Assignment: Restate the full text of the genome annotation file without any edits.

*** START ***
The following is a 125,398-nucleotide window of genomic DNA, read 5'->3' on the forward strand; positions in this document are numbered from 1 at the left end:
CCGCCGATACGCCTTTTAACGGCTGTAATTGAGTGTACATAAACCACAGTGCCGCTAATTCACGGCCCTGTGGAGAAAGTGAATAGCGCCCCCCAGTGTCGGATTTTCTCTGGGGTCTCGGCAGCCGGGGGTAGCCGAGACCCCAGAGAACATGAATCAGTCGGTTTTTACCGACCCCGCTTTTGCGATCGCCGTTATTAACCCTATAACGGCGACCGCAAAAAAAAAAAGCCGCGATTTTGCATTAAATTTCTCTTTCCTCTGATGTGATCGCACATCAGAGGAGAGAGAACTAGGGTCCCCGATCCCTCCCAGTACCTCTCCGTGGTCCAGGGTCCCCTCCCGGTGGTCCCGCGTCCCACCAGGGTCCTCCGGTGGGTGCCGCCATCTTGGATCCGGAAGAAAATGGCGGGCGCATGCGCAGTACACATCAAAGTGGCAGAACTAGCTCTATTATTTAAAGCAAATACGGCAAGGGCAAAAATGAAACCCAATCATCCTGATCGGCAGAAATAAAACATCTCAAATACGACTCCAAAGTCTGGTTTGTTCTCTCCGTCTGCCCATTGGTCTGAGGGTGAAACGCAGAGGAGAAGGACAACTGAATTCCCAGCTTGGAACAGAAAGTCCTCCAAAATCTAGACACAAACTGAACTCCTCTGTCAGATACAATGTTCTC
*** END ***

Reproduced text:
The following is a 125,398-nucleotide window of genomic DNA, read 5'->3' on the forward strand; positions in this document are numbered from 1 at the left end:
CCGCCGATACGCCTTTTAACGGCTGTAATTGAGTGTACATAAACCACAGTGCCGCTAATTCACGGCCCTGTGGAGAAAGTGAATAGCGCCCCCCAGTGTCGGATTTTCTCTGGGGTCTCGGCAGCCGGGGGTAGCCGAGACCCCAGAGAACATGAATCAGTCGGTTTTTACCGACCCCGCTTTTGCGATCGCCGTTATTAACCCTATAACGGCGACCGCAAAAAAAAAAAGCCGCGATTTTGCATTAAATTTCTCTTTCCTCTGATGTGATCGCACATCAGAGGAGAGAGAACTAGGGTCCCCGATCCCTCCCAGTACCTCTCCGTGGTCCAGGGTCCCCTCCCGGTGGTCCCGCGTCCCACCAGGGTCCTCCGGTGGGTGCCGCCATCTTGGATCCGGAAGAAAATGGCGGGCGCATGCGCAGTACACATCAAAGTGGCAGAACTAGCTCTATTATTTAAAGCAAATACGGCAAGGGCAAAAATGAAACCCAATCATCCTGATCGGCAGAAATAAAACATCTCAAATACGACTCCAAAGTCTGGTTTGTTCTCTCCGTCTGCCCATTGGTCTGAGGGTGAAACGCAGAGGAGAAGGACAACTGAATTCCCAGCTTGGAACAGAAAGTCCTCCAAAATCTAGACACAAACTGAACTCCTCTGTCAGATACAATGTTCTC